My talk at the University of Utrecht in May 2017, Who’s Afraid of the Holodeck? Facing the Future of Digital Narrative without Ludoparanoia
from HKU Interactive Design Channel
Janet Murray Talk on May 21, 2017, co-organized by University of Utrecht focus area game research and HKU University of the Arts Utrecht Professorship Interactive Narrative Design. Introduction by Rene Glas (UU) and Hartmut Koenitz (HKU).
And here are the slides
PDF Who’s Afraid of the Holodeck jhm
Here is a film that was made for my participation in the the 2015 Future of Storytelling Summit.
Source: Future of Storytelling | 2015 Films
Among the games that flash by are Dys4ia, Blood and Laurels, Unmanned, Every Day the Same Dream, Framed, Walden, Her Story, Papers Please, and Game of Thrones: Iron from Ice
The interactive TV projects are from my Georgia Tech eTV Lab
Television producers are increasingly turning to interactive applications to encourage fans to become more immersed in a series’ storyworld through activities that provoke the active creation of belief.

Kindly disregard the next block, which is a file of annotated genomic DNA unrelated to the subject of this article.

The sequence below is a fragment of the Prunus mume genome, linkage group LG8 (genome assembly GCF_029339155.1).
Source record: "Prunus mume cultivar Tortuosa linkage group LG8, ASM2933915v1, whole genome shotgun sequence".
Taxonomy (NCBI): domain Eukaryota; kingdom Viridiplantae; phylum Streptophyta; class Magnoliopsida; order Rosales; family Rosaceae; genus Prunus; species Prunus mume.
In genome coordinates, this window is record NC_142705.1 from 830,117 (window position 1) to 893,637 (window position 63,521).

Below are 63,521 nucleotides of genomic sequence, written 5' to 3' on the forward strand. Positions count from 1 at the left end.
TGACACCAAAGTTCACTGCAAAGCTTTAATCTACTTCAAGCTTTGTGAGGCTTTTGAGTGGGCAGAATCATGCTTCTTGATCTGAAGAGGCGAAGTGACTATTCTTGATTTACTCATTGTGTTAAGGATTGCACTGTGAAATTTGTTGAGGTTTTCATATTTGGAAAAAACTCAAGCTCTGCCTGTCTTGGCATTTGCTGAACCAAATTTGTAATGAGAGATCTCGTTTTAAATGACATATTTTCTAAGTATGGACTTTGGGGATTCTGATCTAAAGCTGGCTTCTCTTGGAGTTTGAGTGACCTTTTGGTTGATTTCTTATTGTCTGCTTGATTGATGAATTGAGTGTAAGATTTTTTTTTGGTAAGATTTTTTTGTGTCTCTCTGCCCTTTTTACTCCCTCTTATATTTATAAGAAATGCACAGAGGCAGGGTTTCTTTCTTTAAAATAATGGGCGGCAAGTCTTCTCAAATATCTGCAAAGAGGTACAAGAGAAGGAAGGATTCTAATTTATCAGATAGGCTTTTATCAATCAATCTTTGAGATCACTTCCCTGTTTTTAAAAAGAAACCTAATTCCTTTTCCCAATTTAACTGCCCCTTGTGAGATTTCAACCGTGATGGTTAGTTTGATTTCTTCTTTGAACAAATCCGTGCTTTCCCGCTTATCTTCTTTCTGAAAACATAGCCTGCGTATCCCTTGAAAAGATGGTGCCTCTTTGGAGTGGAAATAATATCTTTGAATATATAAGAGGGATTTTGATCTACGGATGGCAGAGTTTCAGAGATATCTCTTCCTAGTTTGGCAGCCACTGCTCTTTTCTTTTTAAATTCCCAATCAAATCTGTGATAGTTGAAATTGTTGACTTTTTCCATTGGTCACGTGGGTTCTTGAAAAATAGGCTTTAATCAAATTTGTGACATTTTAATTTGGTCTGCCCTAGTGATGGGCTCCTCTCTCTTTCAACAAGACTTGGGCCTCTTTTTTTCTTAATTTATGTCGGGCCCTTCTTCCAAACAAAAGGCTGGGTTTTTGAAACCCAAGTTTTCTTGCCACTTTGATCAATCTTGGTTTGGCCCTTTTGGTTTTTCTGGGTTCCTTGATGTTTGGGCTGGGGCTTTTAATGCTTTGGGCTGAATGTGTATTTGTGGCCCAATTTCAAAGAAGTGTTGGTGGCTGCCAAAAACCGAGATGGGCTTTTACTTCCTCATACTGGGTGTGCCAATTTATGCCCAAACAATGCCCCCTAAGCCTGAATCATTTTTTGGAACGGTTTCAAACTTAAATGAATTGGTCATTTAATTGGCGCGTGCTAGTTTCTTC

HBO GO Game of Thrones Application
Active Creation of Belief is a design term I first used in Hamlet on the Holodeck, to contrast with Coleridge’s classic term of “suspension of disbelief” and to refute the notion that narrative pleasures are incompatible with interactivity.
In a previous post I described “transmedia storytelling” as an interim term for an additive strategy of creating a consistent fictional world across multiple legacy media platforms, like TV and videogames. I expressed an expectation that we will see a unified new genre of storytelling native to the new digital medium, as I described in a previous book.
The SyFy TV show Defiance will have an associated MMO set in a different city within the same storyworld.
What would this new participatory story genre look like? Some of its conventions are clear, based on the way people have wanted to connect with existing story worlds and multiplayer games: It will involve an internally consistent but puzzling fictional world, an authored but participatory plot, and an encyclopedically large cast built around a small number of iconic figures. Continue reading